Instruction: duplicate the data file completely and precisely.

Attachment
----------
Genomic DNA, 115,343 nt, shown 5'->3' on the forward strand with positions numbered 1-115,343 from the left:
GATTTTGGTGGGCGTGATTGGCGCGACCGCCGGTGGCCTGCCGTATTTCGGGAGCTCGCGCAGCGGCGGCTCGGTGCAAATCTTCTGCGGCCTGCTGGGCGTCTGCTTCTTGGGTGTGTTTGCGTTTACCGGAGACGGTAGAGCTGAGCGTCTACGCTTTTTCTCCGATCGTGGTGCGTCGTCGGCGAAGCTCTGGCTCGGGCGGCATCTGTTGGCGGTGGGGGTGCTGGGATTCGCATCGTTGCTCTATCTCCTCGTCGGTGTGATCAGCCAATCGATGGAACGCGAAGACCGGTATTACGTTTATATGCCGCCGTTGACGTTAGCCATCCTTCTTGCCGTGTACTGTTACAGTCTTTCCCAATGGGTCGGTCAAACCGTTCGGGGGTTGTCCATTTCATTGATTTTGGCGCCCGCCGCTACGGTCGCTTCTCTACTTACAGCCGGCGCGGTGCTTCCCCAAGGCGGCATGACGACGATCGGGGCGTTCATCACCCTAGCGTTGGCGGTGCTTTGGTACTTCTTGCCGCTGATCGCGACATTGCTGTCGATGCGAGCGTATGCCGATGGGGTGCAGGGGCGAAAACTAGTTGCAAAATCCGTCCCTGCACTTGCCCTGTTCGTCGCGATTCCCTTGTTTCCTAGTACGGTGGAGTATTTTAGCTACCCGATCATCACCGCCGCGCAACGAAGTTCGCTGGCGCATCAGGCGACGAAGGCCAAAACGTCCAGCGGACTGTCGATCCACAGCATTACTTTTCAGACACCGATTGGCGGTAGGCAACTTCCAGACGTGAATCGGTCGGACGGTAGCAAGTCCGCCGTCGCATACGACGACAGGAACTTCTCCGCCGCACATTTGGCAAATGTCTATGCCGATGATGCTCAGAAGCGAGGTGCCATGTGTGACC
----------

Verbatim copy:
Genomic DNA, 115,343 nt, shown 5'->3' on the forward strand with positions numbered 1-115,343 from the left:
GATTTTGGTGGGCGTGATTGGCGCGACCGCCGGTGGCCTGCCGTATTTCGGGAGCTCGCGCAGCGGCGGCTCGGTGCAAATCTTCTGCGGCCTGCTGGGCGTCTGCTTCTTGGGTGTGTTTGCGTTTACCGGAGACGGTAGAGCTGAGCGTCTACGCTTTTTCTCCGATCGTGGTGCGTCGTCGGCGAAGCTCTGGCTCGGGCGGCATCTGTTGGCGGTGGGGGTGCTGGGATTCGCATCGTTGCTCTATCTCCTCGTCGGTGTGATCAGCCAATCGATGGAACGCGAAGACCGGTATTACGTTTATATGCCGCCGTTGACGTTAGCCATCCTTCTTGCCGTGTACTGTTACAGTCTTTCCCAATGGGTCGGTCAAACCGTTCGGGGGTTGTCCATTTCATTGATTTTGGCGCCCGCCGCTACGGTCGCTTCTCTACTTACAGCCGGCGCGGTGCTTCCCCAAGGCGGCATGACGACGATCGGGGCGTTCATCACCCTAGCGTTGGCGGTGCTTTGGTACTTCTTGCCGCTGATCGCGACATTGCTGTCGATGCGAGCGTATGCCGATGGGGTGCAGGGGCGAAAACTAGTTGCAAAATCCGTCCCTGCACTTGCCCTGTTCGTCGCGATTCCCTTGTTTCCTAGTACGGTGGAGTATTTTAGCTACCCGATCATCACCGCCGCGCAACGAAGTTCGCTGGCGCATCAGGCGACGAAGGCCAAAACGTCCAGCGGACTGTCGATCCACAGCATTACTTTTCAGACACCGATTGGCGGTAGGCAACTTCCAGACGTGAATCGGTCGGACGGTAGCAAGTCCGCCGTCGCATACGACGACAGGAACTTCTCCGCCGCACATTTGGCAAATGTCTATGCCGATGATGCTCAGAAGCGAGGTGCCATGTGTGACC